In a tweet on Sunday evening, AMLO revealed that he had tested positive for the Covid-19 virus. From his official Twitter account, he said his symptoms were mild and that he was receiving medical treatment.
“I regret to inform you that I have contracted Covid-19. The symptoms are mild, but I am already receiving medical treatment. As always, I am optimistic. We will move forward,” Lopez Obrador wrote.
Despite his diagnosis, the president plans to continue business as usual. He plans to continue with his duties from the Palacio Nacional, which include conducting a planned phone call with Russian President Vladimir Putin on the topic of Russia’s Sputnik V vaccine Monday. He added on Twitter, that “I will be conducting all public affairs from the National Palace. For example, tomorrow I will take a call from President Vladimir Putin, because irrespective of friendly relationships, there is a possibility that they will send us the Sputnik V vaccine.”
AMLO has taken a very hands off approach to his country’s response to the Coronavirus pandemic.
AMLO, 67-years-old, has rarely been seen wearing a mask and continued to travel extensively across the country aboard commercial flights – putting both his health and those around him at risk.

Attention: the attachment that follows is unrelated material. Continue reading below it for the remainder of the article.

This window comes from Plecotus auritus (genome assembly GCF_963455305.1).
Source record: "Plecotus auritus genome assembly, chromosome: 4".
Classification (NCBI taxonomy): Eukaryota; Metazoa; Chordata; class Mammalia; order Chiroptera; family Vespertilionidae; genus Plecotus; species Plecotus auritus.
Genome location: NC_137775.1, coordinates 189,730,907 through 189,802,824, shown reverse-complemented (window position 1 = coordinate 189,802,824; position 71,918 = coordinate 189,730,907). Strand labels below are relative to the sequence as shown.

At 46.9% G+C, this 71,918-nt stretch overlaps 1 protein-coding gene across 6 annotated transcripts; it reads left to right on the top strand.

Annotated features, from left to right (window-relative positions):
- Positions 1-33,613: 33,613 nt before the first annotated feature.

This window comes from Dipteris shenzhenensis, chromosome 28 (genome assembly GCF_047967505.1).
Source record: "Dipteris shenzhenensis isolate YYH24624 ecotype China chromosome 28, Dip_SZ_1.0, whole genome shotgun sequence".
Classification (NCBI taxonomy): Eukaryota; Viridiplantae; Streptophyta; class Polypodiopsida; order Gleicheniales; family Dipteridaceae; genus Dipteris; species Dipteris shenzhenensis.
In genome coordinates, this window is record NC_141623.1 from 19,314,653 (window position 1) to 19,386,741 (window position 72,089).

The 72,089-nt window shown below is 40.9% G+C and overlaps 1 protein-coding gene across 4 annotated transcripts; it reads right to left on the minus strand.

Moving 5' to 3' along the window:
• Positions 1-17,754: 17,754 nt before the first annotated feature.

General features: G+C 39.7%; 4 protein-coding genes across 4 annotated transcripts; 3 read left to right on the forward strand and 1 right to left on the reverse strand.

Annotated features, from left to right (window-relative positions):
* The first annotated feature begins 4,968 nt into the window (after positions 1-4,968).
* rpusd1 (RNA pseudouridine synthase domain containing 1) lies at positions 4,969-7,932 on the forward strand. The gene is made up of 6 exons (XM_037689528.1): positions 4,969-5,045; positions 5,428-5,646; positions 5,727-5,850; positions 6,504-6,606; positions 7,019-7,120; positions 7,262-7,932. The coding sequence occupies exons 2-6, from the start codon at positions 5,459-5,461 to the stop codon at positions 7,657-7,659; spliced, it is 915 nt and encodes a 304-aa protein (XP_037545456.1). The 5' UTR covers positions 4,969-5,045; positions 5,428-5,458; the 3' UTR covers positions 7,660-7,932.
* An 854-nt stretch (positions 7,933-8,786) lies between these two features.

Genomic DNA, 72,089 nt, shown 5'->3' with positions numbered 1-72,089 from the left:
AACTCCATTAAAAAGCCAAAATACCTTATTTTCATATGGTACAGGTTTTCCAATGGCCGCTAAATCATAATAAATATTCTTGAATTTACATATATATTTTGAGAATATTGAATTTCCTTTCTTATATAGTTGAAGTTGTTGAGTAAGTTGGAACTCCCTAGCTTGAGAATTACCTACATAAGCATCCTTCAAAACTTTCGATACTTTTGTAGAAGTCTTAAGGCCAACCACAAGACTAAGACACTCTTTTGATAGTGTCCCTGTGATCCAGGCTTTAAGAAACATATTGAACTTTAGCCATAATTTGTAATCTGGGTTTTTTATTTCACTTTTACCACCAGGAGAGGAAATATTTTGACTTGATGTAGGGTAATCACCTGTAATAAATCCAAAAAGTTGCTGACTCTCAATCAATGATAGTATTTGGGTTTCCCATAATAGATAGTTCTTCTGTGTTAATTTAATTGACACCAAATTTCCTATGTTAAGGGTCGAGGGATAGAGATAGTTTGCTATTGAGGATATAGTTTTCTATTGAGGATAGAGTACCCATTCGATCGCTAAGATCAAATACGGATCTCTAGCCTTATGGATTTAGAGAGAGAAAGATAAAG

He has also resisted locking down the economy, noting the devastating effect it would have on so many Mexicans who live day to day. And because of that, Mexico has one of the highest death rates in the world. Early in the pandemic, asked how he was protecting Mexico, AMLO removed two religious amulets from his wallet and proudly showed them off.
“The protective shield is the ‘Get thee behind me, Satan,’” AMLO said, reading off the inscription on the amulet, “Stop, enemy, for the Heart of Jesus is with me.”
In November, Tedros Adhanom Ghebreyesus, head of the World Health Organization, urged Mexico’s leaders be serious about the coronavirus and set examples for its citizens, saying that “Mexico is in bad shape” with the pandemic.
Meanwhile, Mexico continues to experience the worst effects yet of the global health crisis.